by Eddie M
Paul McCartney announced his first UK tour dates for over three years on the 5th July with fans immediately voicing their concerns at obtaining tickets for the three gigs he was scheduled too play in Liverpool, Glasgow and London.
The total tickets on sale would be around 44,000, but how many would find there way through to true Paul McCartney 'fans'?
One thing was certain, this particular ticket sale was set to ask more questions than answers and a backlash against pre sale tickets, secondary ticket sale websites, Ticketmaster and yes, Paul McCartney himself
Queuing, has always been in our DNA, whether it be in the golden days of cinema, shop sales or yes, for concert tickets.
We don't like it, but as a reward you get the chance to queue overnight in all kinds of weather with fellow fans, all in it together with the understanding that if we 'put in hours, we'll get the reward' (sic).
In 1973, I was an 18 year old, going to disco's, attending rock gigs and busy keeping my Beatles & solo collection up to date.
In 1971, Paul McCartney had formed Wings, performed live in 1972 using a suprise eleven date UK University tour and a twenty-six date European Tour to turn the band into a tight little unit ready to take on the World.
On vinyl he'd released McCartney (solo), Ram (Paul & Linda) and Wild Life, the debut album from Wings.
Now in 1973, the renamed Paul McCartney and Wings were set to release Red Rose Speedway on the 4th May and a week later embark on their official UK tour.
It began in Bristol on the 11th May. ending in Newcastle on the 10th July after three July dates were added to the tour. Much to my delight the itinerary also included two concerts in Manchester at the Hard Rock, Stretford on the 16th and 17th May.
Now, good old 1973 is a lot different to 2018 in a number of ways, especially buying concert tickets for major artists including Paul McCartney.
Forty-five years ago there were no mobile phones, no internet or social media, if you wanted to make a telephone call in our household you'd usually announce it, "Is it okay to phone...", "Yes, but don't be on long" was the usual reply. Time was money!
The only information you could obtain about upcoming concerts was either through local media, in our case the Manchester Evening News or Granada TV - Music magazines, I bought NME or Sounds - the local venue box office or ticket outlets including Paperchase in Manchester.
Travel seemed out of the question, even the Hard Rock in Stretford seemed to be on the other side of the World:-). Proved by the fact we had to get a taxi after Paul's gig, it was the only way we could find our way home.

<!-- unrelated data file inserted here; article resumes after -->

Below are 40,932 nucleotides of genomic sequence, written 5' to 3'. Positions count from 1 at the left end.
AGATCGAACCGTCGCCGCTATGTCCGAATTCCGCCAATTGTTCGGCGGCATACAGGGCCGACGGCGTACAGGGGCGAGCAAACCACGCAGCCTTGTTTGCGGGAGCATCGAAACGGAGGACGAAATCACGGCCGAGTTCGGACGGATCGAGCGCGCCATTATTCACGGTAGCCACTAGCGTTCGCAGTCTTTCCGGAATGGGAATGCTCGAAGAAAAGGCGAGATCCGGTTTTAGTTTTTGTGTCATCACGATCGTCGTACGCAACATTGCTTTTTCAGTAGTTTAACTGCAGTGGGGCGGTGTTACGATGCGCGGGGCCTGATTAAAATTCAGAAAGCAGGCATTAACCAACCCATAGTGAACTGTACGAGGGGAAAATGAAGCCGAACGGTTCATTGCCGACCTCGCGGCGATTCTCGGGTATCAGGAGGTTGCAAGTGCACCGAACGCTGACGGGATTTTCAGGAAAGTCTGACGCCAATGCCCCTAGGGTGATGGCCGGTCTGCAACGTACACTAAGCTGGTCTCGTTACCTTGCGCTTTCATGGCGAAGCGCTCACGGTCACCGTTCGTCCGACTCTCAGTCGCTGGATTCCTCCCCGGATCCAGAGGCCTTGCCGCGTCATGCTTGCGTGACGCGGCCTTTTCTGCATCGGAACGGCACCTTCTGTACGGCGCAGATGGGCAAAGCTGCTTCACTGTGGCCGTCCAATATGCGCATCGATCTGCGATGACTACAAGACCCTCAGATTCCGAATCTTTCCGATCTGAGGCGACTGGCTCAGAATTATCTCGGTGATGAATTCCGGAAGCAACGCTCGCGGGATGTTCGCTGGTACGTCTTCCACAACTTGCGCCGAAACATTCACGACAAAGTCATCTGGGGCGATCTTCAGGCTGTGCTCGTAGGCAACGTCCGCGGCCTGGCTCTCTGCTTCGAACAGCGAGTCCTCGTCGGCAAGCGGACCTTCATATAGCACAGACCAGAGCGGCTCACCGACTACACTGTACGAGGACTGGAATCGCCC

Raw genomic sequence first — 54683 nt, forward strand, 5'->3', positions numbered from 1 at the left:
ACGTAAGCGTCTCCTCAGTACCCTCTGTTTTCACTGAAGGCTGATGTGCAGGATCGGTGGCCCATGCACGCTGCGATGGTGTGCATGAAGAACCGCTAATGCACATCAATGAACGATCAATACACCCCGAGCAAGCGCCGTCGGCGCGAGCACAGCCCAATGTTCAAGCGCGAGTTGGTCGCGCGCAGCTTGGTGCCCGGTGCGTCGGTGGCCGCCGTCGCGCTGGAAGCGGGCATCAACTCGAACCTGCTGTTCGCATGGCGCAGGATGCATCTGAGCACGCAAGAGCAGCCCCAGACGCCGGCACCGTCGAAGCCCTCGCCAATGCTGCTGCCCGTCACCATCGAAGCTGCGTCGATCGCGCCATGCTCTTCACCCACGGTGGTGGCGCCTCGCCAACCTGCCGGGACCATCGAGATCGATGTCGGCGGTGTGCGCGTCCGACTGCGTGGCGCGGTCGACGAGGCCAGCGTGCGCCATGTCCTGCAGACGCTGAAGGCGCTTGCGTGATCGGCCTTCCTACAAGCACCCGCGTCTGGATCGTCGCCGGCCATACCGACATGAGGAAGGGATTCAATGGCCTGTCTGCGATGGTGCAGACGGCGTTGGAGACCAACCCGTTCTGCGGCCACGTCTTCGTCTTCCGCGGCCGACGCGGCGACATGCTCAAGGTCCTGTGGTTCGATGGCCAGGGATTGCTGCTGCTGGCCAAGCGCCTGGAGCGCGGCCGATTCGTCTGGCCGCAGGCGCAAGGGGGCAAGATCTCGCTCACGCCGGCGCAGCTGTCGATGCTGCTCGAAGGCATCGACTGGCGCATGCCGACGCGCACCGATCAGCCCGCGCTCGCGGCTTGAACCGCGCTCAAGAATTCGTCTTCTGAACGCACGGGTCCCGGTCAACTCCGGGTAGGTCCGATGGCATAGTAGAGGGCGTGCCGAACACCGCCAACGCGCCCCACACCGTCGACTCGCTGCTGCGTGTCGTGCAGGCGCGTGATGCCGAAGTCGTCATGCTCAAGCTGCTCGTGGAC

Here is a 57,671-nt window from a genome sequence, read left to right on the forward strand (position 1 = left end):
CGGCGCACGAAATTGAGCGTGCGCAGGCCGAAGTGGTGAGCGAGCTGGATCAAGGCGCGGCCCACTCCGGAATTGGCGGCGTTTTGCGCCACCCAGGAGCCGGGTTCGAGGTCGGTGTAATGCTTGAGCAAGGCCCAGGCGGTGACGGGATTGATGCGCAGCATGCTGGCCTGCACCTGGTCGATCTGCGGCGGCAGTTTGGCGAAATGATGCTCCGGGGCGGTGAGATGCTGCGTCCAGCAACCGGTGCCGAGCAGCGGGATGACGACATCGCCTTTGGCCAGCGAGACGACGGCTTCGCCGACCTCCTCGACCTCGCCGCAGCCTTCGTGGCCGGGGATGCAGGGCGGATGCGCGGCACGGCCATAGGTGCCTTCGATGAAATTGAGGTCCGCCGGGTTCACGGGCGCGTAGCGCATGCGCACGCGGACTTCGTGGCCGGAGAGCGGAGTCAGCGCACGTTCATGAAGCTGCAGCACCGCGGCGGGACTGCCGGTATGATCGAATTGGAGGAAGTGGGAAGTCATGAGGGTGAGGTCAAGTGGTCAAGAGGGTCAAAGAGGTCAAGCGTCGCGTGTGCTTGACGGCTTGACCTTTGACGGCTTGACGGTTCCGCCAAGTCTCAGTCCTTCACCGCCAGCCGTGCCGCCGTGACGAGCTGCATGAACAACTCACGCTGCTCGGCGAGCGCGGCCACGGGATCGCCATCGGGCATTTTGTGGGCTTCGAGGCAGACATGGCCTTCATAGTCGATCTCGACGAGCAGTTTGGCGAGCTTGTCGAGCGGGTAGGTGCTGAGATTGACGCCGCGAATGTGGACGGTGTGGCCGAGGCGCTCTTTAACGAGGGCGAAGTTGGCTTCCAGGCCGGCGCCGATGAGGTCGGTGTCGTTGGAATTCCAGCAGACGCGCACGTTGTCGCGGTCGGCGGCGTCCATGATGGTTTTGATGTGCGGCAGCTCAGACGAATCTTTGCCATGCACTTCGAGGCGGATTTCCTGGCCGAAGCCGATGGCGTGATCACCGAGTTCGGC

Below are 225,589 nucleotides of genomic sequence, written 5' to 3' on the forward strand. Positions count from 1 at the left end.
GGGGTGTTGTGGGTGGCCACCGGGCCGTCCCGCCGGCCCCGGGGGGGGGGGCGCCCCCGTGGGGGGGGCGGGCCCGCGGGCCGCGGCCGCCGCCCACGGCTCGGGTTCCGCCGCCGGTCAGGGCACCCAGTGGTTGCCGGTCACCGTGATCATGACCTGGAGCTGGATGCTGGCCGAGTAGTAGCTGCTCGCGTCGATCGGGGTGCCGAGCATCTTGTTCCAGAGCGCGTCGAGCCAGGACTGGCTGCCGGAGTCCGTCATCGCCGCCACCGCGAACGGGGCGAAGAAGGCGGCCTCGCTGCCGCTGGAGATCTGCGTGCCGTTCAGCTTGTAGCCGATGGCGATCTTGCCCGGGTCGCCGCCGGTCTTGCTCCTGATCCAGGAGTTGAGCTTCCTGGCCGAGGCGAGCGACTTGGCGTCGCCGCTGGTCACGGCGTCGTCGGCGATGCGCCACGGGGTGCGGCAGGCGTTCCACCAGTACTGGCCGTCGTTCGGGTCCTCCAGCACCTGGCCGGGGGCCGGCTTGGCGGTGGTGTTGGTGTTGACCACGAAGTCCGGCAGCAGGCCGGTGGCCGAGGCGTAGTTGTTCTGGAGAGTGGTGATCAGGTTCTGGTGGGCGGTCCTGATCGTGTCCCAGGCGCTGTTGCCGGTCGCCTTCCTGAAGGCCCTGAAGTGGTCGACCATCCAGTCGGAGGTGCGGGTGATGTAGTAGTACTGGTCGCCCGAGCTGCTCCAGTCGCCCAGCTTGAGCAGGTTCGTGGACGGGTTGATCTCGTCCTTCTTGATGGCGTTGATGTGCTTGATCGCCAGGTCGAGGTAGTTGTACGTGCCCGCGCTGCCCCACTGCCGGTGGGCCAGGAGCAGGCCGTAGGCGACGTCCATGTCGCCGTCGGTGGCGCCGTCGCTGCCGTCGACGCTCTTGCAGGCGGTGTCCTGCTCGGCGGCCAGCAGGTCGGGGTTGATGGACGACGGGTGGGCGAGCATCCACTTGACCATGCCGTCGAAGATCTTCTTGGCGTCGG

But that's what was so good about buying tickets for gigs in 1973, most fans attended local concerts and even for major artists there was plenty of concerts around.
Take for instance David Bowie, in 1972/73, he embarked on his Ziggy Stardust/Aladdin Sane tour performing 182 UK shows, yes UK shows, sometimes double headers, between 29 January 1972 - 3 July 1973.
The reason I mention Bowie is because when I strolled into Paperchase to buy Paul McCartney & Wings tickets for the Hard Rock, there stuck on the counter was a hand-written note to say tickets were on sale for his 7th June 1973 Aladdin Sane gig at the Free Trade Hall in Manchester (Paul McCartney and Wings were to play there in 1975) one of two shows that night. This was the norm and the beauty of 1973.
Fast Forward 45 years, of course times change, the artists play less gigs, the Arena's are bigger, but depending on the number of dates, there could be less tickets available, there's the internet, pre sale tickets, official ticket packages including soundchecks, official ticket sites, secondary ticket sale websites, hefty booking fees and local touts all ready to make BIG money from fans who's only sin is they want to buy a ticket for an artist they want to see in concert.
I don't propose to give any answers on how to remedy this situation but for starters the artists website or social media site should be made to confirm how many:
pre sale tickets are made available.
official packages are available and how many tickets are available. A few free upgrades at the venue shouldn't allow them to satisfy their conscience.
tickets are available and where they are on sale
tickets will be available at the venue
Don't get me started on Ticketmaster or secondary ticket sale websites, probably the same thing, that's for another day.
But, you know, one of the biggest culprits are the public themselves.
Whether they are general music fans, fans of the artist or just out to make themselves a profit. They help to feed the secondary ticket sale websites, measures need to be taken to prevent them from doing so.
We took the option of queuing outside the Echo Arena, Liverpool from the Sunday morning, a full 24 hours before the tickets went on sale. Around 70 fans had arrived to queue up by the time the box office had opened.
Ten minutes before tickets went on sale, we received the information that only 171 tickets available through the box office, and the fans near the back needed to get on their Laptops and mobile phones.
Think about it, the Echo Arena, Liverpool (and no doubt the other venues) with a capacity of 11,000 has a measly 171 tickets available when they finally go on open sale to the public. It meant a number of fans who had made an effort to queue up didn't have the opportunity to buy a ticket at the box office. What a disgrace!
It's never going to be good old 1973 again for buying concert tickets but besides a few artists who have made their own stand to try to make it better for their own fans, 2018 STINKS and nobody who has the power to make a difference seems to care...